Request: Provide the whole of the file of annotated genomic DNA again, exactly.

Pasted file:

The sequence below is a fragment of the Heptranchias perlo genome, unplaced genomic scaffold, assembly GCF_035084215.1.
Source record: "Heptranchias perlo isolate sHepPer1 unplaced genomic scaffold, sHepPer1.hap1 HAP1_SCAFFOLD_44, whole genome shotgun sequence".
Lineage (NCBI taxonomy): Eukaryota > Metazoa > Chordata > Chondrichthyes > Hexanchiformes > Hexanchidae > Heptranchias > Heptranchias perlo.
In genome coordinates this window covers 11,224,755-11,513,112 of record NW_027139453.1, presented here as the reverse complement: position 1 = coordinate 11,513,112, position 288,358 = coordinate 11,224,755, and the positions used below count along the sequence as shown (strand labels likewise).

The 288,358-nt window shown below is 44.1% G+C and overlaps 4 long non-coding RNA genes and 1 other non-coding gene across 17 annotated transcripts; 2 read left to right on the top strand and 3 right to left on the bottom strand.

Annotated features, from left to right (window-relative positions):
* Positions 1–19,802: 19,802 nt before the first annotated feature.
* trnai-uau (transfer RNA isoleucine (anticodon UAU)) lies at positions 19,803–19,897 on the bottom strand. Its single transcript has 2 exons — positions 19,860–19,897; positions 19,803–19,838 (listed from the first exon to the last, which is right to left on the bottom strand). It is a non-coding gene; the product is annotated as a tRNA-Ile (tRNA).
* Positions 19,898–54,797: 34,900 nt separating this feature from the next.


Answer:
The sequence below is a fragment of the Heptranchias perlo genome, unplaced genomic scaffold, assembly GCF_035084215.1.
Source record: "Heptranchias perlo isolate sHepPer1 unplaced genomic scaffold, sHepPer1.hap1 HAP1_SCAFFOLD_44, whole genome shotgun sequence".
Lineage (NCBI taxonomy): Eukaryota > Metazoa > Chordata > Chondrichthyes > Hexanchiformes > Hexanchidae > Heptranchias > Heptranchias perlo.
In genome coordinates this window covers 11,224,755-11,513,112 of record NW_027139453.1, presented here as the reverse complement: position 1 = coordinate 11,513,112, position 288,358 = coordinate 11,224,755, and the positions used below count along the sequence as shown (strand labels likewise).

The 288,358-nt window shown below is 44.1% G+C and overlaps 4 long non-coding RNA genes and 1 other non-coding gene across 17 annotated transcripts; 2 read left to right on the top strand and 3 right to left on the bottom strand.

Annotated features, from left to right (window-relative positions):
* Positions 1–19,802: 19,802 nt before the first annotated feature.
* trnai-uau (transfer RNA isoleucine (anticodon UAU)) lies at positions 19,803–19,897 on the bottom strand. Its single transcript has 2 exons — positions 19,860–19,897; positions 19,803–19,838 (listed from the first exon to the last, which is right to left on the bottom strand). It is a non-coding gene; the product is annotated as a tRNA-Ile (tRNA).
* Positions 19,898–54,797: 34,900 nt separating this feature from the next.